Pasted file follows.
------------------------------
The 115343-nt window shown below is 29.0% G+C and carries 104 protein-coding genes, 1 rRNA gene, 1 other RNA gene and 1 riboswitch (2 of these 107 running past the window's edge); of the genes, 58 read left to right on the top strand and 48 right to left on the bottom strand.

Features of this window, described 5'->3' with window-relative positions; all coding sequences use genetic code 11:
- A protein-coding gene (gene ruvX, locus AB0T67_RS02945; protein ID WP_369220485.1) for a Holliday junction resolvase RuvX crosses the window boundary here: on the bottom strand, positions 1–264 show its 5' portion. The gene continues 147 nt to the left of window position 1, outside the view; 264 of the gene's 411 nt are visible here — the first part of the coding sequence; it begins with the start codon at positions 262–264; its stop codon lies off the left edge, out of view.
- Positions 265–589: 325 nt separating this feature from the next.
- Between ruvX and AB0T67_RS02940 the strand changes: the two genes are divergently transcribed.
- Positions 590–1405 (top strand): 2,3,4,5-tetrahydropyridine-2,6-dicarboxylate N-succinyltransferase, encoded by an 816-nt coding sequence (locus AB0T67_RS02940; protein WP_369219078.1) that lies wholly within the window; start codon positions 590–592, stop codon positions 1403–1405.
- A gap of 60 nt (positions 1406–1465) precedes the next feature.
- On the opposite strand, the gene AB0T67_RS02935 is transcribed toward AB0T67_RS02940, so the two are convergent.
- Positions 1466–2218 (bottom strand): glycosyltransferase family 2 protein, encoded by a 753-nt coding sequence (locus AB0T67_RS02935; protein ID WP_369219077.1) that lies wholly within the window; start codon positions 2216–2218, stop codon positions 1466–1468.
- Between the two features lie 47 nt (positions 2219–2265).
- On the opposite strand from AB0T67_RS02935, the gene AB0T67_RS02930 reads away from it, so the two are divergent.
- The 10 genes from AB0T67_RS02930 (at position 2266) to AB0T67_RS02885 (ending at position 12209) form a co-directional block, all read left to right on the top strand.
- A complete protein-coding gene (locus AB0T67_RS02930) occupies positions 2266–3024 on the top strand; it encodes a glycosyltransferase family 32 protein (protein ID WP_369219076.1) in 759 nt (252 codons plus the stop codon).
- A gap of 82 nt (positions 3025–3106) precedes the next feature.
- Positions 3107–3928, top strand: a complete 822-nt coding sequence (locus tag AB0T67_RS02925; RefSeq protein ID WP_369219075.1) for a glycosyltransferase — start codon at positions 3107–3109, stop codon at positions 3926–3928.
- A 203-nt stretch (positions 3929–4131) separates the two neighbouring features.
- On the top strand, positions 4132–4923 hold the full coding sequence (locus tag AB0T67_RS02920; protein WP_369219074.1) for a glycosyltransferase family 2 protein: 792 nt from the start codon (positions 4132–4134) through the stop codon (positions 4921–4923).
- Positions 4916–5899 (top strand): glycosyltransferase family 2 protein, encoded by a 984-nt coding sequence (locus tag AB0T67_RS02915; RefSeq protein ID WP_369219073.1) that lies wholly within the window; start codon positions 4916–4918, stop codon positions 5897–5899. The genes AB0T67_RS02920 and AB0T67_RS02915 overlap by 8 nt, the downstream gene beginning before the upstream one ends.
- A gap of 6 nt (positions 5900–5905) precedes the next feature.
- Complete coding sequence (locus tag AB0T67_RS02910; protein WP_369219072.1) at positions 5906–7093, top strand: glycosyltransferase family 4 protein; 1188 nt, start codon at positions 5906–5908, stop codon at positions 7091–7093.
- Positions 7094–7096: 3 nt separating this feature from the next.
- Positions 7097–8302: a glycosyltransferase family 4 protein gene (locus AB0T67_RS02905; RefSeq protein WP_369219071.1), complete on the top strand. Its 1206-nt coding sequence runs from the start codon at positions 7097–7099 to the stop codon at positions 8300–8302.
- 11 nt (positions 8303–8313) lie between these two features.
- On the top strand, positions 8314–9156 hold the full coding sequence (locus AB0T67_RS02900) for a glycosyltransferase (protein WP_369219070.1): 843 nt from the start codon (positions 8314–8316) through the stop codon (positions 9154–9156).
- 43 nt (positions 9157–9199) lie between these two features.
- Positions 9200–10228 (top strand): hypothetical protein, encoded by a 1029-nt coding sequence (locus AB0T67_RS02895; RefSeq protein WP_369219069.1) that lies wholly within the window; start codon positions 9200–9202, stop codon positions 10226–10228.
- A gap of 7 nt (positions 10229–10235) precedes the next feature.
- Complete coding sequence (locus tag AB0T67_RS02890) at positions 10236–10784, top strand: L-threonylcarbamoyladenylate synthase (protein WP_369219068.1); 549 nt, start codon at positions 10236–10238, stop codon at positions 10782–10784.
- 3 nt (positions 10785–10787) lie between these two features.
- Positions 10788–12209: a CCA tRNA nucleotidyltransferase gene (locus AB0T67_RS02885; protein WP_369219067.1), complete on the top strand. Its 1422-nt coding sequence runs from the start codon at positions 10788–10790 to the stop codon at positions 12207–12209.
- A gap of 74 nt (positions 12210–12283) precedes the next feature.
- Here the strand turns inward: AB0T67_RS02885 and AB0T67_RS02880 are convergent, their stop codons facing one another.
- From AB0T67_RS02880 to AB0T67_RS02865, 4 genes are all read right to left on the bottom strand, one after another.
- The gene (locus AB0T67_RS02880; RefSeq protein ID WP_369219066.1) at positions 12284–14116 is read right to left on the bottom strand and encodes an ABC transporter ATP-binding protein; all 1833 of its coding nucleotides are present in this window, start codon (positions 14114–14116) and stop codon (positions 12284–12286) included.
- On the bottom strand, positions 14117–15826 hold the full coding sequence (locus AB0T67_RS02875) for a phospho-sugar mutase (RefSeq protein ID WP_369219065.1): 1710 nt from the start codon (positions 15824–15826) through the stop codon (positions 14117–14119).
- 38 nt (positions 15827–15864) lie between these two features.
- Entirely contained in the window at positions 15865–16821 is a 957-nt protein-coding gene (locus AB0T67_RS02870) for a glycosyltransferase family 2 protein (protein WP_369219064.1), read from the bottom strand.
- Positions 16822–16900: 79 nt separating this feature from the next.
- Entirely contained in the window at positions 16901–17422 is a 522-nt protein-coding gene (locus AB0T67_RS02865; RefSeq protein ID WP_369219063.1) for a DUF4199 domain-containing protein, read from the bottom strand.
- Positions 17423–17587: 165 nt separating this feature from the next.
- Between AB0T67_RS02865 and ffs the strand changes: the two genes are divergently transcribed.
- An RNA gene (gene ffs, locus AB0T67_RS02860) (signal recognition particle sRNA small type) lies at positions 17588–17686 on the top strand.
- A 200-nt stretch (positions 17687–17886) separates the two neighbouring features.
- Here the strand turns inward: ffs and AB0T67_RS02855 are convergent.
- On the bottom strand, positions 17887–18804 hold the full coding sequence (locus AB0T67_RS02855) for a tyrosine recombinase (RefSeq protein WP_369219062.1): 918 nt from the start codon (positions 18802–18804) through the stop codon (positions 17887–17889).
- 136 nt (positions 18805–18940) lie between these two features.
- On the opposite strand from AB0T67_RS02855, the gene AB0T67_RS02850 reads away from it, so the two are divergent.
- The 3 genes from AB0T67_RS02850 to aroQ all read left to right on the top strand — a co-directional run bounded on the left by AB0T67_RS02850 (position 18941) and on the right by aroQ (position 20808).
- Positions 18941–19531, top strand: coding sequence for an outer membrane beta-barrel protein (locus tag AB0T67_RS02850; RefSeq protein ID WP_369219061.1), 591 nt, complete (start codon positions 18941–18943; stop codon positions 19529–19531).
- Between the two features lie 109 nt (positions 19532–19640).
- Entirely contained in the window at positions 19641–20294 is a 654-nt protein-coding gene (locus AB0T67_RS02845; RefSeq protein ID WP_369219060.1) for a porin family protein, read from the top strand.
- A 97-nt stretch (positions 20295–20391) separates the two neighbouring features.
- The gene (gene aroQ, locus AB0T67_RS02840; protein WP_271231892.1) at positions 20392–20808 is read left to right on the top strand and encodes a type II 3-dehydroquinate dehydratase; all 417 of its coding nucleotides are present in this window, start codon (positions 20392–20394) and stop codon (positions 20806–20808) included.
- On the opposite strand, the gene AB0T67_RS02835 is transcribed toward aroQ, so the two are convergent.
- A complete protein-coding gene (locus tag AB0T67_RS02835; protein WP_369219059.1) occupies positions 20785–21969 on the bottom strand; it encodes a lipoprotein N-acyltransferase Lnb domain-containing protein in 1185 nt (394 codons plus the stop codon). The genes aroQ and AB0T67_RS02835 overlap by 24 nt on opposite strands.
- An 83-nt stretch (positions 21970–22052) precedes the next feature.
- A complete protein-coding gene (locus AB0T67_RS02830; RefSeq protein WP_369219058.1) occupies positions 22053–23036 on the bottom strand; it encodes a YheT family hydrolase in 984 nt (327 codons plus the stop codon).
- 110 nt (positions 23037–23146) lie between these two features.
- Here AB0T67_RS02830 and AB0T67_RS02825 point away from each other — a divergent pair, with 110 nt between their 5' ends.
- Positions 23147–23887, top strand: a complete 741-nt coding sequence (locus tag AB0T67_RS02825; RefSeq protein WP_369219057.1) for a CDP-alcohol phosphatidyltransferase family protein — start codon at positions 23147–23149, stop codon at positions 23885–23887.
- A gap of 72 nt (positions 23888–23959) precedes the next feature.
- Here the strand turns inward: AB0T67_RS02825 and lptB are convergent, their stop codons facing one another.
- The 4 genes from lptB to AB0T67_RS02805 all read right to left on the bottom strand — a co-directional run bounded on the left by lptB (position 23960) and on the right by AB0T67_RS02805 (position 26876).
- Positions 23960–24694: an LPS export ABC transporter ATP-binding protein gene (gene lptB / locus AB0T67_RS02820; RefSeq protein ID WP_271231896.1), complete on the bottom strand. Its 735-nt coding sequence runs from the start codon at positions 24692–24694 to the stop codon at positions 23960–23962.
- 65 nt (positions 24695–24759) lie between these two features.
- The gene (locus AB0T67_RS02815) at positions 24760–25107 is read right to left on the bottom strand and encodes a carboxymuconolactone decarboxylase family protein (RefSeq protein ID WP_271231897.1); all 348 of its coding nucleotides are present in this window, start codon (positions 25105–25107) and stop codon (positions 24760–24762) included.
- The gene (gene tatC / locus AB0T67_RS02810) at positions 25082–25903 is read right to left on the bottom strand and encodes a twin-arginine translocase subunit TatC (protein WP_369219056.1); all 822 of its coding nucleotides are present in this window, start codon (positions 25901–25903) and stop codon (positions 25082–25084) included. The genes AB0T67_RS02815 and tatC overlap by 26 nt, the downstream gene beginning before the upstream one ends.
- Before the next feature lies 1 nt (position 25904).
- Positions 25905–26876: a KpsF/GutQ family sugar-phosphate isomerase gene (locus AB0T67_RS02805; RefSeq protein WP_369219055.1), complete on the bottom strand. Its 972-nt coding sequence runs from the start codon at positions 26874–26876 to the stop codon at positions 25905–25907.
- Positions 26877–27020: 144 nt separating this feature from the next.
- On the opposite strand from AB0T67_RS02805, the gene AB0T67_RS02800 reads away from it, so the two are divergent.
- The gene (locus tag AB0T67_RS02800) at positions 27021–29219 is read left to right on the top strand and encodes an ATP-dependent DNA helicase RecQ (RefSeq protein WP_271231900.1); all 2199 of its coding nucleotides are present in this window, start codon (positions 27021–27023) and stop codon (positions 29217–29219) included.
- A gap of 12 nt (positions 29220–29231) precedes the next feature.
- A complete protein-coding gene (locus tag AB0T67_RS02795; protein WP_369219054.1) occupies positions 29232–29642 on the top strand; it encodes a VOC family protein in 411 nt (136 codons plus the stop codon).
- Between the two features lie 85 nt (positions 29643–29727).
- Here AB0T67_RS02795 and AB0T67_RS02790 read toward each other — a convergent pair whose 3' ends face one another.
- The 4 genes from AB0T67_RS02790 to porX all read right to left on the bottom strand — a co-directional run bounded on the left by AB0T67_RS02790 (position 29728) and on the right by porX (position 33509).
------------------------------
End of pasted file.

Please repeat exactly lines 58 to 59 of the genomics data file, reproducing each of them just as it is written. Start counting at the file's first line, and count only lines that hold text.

- 110 nt (positions 23037–23146) lie between these two features.
- Here AB0T67_RS02830 and AB0T67_RS02825 point away from each other — a divergent pair, with 110 nt between their 5' ends.